Thousands of people swarmed over at the ancient rock formation of Stonehenge on Tuesday to celebrate the dawn of the summer solstice — the longest day of the year.
More than 18,000 neo-pagans, new agers and curious visitors shouted and banged drums and tambourines at the Stonehenge circle, a group of giant bounders in the middle of an English field, even though clouds blocked out the sunrise at 4:52 a.m. local time.
FRANKFORT - The Kentucky Division of Forestry is sending additional personnel and equipment to assist with the current wildfire emergency in the south. Eleven division employees, comprising an engine strike team will report to Waycross, Ga. on Tuesday. The engine strike team consists of five 4-wheel drive pickup trucks with 200-gallon water tanks and foam capabilities, 10 firefighters and a strike team leader. The crews are being sent in addition to 11 Kentucky Division of Forestry firefighters who reported to Florida last week.
Dylan Carlson of Earth performs at the Ottobar in Baltimore, Md.
Credit Courtesy of DCHeavyMetal.com
I practically drove though the set of The Wire to get to Baltimore's Ottobar to see the band Earth Friday night. Living in Washington, D.C., I've seen my share of seedier streets, but the GPS on my phone put me through miles of Charm City's naughty business when, in hindsight, the venue isn't too far from the city's main drag. I need to start using real maps again.
Based on an advance text of Jon Huntsman's kick off speech for his campaign for the 2012 Republican presidential nomination, he plans to take the high road to the White House.
In the first speech of his official presidential campaign, Huntsman declared he would disagree with President Obama, the Democrat in the White House, as well his fellow Republicans competing to oust the president, without demonizing them.
The former Utah governor also offers a dual vision of America — one of a dire future, the other more upbeat.
The 1960s might have ended on Dec. 31, 1969, but it's not as easy to know when "the Sixties" — the era that brought us the Sexual Revolution and the birth of the hippies; a new environmental movement; and strides in civil rights for African Americans and women — came to a close. Did it end in 1968, with the assassinations of Robert F. Kennedy and Martin Luther King, Jr., or not until 1972, with the Watergate break-in and the re-election of Richard Nixon?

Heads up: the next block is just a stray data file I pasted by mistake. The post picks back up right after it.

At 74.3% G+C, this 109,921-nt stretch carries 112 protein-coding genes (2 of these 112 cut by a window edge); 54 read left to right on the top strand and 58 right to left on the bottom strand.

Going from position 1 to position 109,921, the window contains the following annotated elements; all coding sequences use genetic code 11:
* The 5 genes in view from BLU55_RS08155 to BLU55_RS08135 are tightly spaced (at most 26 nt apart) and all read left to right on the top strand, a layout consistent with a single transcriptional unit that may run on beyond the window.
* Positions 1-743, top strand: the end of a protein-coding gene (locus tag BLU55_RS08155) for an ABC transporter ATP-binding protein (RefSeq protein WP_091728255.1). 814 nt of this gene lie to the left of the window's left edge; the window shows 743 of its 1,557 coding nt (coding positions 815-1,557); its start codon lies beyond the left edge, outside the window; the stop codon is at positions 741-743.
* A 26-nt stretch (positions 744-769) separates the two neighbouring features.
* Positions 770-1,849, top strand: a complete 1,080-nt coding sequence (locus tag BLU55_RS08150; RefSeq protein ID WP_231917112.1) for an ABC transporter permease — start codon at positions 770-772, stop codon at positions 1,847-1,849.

Marketa Irglova and Glen Hansard in <em>The Swell Season</em>, which opened the Silverdocs festival Monday night.
Consider the discontented viewer.
We live in this hypothetical person's golden age, when the complaints he used to share with patient friends can now be shared with the entire online world, and they may even make their way to the eyeballs of the creators of the entertainment he's so angry about. Unsatisfying season finale? Terrible third act of a movie? Too much lens flare? Tweet, tweet, tweet!
James Verone, who says he tried to rob a bank of $1 because he needs health care and thought he could get it in prison.
The part of this story that's getting attention across the nation is that James Verone of Gaston County, N.C., decided that the only way he could get adequate health care and a solid roof over his head would be to get himself arrested for trying to rob a bank of $1.
Verone, 59, says he has several medical problems, including a growth on this chest and two ruptured disks. He also says he's out of work and has no insurance.
Flash flooding in Knox County Monday destroyed 12 homes and caused major damage to another 17. Fourteen received minor damage after 4 inches of rain fell in a brief period. One man died in the deluge. Meanwhile, three miners were trapped in an underground Bell County coal mine after runoff from rainwater flooded part of the mine. The miners were rescued Monday night.
Hikers hoping to test the trails at Bridges to the Past or Tioga Falls will have to put those plans on hold. The two trail systems in the Fort Knox area have closed and could remain restricted to the public for up to three years. The post is coordinating the closures with the Paducah & Louisville Railway as it makes repairs and upgrades to its rail network, which will create a maze of safety hazards. Part of the project involves replacing a railroad bridge nearly 600 feet long that was built in 1889.